The arts have found their way into modern medicine as well. Surgeon and author Bernie Siegel has used drawing as a diagnostic tool in determining the optimal treatment for his patients. The University of Florida/Shands HealthCare (along with the medical facilities at Dartmouth, Stanford and others) has incorporated an Arts in Medicine program (www.shands.org/aim/). Their mission is to bring together patients and caregivers -- both staff and family members -- to explore their creative energy through such forms as music, dance, singing, painting, drawing, writing, clowning, puppetry and magic. This empowers patients to strengthen their own inherent resources and do their own healing by regenerating body, mind and spirit.
Art is also healing as a form of self-expression and a revelation of the subconscious mind -- the emotions that we're not yet ready to face consciously or can't yet express. The images can reveal themselves through a kind of code, the way they do in dreams, so that we can decode them at a pace we can handle, sometimes with professional assistance.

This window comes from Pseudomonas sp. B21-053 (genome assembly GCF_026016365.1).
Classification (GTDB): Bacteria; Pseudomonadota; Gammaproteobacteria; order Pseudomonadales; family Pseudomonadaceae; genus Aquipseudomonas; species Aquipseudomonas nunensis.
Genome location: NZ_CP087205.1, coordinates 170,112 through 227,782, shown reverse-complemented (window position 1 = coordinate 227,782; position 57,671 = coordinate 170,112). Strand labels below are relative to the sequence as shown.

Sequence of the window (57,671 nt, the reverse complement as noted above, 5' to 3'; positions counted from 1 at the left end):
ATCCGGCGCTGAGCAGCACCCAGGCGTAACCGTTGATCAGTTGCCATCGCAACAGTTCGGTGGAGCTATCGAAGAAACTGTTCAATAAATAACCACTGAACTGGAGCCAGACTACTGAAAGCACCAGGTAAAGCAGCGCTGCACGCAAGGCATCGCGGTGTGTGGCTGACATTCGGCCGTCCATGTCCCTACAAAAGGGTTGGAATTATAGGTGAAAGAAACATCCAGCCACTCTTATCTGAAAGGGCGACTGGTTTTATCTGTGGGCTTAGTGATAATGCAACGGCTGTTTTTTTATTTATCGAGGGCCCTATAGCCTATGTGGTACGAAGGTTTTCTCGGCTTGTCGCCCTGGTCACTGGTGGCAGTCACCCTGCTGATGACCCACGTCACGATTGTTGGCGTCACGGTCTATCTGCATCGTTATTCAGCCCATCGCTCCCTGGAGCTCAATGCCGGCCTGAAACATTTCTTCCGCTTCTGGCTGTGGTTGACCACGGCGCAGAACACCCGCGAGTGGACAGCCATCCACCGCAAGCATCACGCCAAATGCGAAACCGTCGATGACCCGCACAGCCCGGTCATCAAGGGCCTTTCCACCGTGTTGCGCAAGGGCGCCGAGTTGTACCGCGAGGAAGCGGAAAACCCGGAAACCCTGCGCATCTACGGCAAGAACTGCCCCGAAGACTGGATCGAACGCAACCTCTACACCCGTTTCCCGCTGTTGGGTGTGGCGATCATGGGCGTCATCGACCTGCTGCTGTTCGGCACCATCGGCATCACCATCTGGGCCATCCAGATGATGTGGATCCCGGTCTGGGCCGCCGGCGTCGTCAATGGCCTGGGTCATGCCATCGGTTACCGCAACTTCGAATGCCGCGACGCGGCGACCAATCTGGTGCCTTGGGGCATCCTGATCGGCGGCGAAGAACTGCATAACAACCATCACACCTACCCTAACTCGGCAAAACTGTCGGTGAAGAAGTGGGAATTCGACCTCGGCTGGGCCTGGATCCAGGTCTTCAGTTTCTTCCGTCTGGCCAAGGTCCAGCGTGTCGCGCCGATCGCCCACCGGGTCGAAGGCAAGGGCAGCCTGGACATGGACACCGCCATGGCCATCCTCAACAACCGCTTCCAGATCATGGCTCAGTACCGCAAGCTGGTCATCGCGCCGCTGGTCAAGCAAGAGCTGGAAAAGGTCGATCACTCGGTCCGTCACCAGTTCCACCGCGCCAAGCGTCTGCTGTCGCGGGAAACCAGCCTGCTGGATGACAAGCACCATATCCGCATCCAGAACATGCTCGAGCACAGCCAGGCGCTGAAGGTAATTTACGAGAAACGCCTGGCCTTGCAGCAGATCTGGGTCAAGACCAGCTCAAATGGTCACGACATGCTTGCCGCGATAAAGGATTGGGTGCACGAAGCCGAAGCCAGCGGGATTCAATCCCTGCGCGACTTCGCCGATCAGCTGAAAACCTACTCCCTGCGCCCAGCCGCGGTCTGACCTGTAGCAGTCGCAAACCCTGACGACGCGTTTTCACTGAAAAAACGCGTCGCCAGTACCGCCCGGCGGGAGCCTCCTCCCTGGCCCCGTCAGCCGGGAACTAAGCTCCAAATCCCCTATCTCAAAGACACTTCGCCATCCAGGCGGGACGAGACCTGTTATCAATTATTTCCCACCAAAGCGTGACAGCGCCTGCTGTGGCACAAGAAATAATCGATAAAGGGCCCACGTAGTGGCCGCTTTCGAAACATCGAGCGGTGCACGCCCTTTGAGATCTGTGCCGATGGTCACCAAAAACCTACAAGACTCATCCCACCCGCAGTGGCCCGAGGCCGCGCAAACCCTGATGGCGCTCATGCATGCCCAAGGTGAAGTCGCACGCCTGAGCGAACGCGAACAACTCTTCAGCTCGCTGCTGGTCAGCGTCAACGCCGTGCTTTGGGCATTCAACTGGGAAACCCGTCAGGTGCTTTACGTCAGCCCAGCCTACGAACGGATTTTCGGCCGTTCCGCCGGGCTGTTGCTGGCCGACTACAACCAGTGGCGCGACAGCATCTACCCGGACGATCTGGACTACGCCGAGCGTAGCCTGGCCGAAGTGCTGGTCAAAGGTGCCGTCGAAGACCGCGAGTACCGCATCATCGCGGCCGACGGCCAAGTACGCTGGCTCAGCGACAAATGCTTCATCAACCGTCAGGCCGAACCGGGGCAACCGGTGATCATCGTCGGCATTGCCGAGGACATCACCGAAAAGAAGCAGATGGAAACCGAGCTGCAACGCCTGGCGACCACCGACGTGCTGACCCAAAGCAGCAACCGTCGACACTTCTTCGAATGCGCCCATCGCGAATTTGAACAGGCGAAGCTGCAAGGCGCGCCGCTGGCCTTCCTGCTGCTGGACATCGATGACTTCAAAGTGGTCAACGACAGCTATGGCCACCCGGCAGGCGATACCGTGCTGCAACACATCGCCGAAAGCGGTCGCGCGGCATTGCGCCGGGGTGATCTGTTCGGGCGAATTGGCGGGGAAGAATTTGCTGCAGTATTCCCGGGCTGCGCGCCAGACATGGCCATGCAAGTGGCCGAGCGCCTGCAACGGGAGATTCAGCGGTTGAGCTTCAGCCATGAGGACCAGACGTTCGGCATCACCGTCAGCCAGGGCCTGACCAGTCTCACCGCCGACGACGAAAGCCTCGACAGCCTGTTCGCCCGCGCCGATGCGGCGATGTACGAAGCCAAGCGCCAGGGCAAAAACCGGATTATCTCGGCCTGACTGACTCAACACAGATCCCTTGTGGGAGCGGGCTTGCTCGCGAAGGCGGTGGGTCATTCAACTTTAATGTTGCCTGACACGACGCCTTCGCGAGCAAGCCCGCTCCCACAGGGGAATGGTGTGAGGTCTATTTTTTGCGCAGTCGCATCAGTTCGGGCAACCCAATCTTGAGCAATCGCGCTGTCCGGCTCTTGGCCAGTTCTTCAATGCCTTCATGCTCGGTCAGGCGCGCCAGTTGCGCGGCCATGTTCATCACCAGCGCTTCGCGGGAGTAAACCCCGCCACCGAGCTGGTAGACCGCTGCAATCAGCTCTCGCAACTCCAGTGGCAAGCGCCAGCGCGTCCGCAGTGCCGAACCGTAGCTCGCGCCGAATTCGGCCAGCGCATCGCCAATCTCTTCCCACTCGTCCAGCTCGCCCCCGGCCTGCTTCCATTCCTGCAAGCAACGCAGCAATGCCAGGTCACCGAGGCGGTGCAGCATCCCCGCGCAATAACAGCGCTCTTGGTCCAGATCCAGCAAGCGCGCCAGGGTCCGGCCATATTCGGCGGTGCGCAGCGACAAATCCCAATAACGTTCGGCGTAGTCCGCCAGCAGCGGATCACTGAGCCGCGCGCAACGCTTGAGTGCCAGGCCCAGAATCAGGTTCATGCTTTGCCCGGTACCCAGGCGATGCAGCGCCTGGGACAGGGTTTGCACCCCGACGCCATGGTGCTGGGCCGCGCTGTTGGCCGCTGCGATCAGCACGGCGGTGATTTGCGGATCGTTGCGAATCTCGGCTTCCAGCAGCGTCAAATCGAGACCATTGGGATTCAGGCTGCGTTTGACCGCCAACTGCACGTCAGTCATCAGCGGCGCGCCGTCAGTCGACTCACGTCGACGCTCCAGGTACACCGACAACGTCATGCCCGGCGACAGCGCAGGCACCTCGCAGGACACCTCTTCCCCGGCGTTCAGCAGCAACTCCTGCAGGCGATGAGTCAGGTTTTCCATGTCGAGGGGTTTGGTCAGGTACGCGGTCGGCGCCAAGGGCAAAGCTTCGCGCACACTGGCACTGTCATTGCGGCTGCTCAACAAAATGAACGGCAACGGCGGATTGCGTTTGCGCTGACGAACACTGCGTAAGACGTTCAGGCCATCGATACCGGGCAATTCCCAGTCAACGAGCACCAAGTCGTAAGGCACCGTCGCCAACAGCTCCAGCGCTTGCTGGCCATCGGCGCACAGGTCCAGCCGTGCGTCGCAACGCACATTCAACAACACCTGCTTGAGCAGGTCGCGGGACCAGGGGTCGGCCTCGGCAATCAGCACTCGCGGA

According to art therapist Elissa Ruccia, "Some people are comfortable expressing their emotions verbally and some aren't. Even for those who express themselves verbally, the use of art-making often leads to a deeper expression of their emotion. Sometimes words limit us. Sometimes we have emotions that we haven't yet found words for. Sometimes our grief or anger is so deep that we subconsciously block the expression of it for fear it will overwhelm us. Using art is a way to get at those feelings, little by little. To express it in some way. To give it a voice. Once we can see it, via our artwork, then we can begin to understand it, and our relationship to it is altered."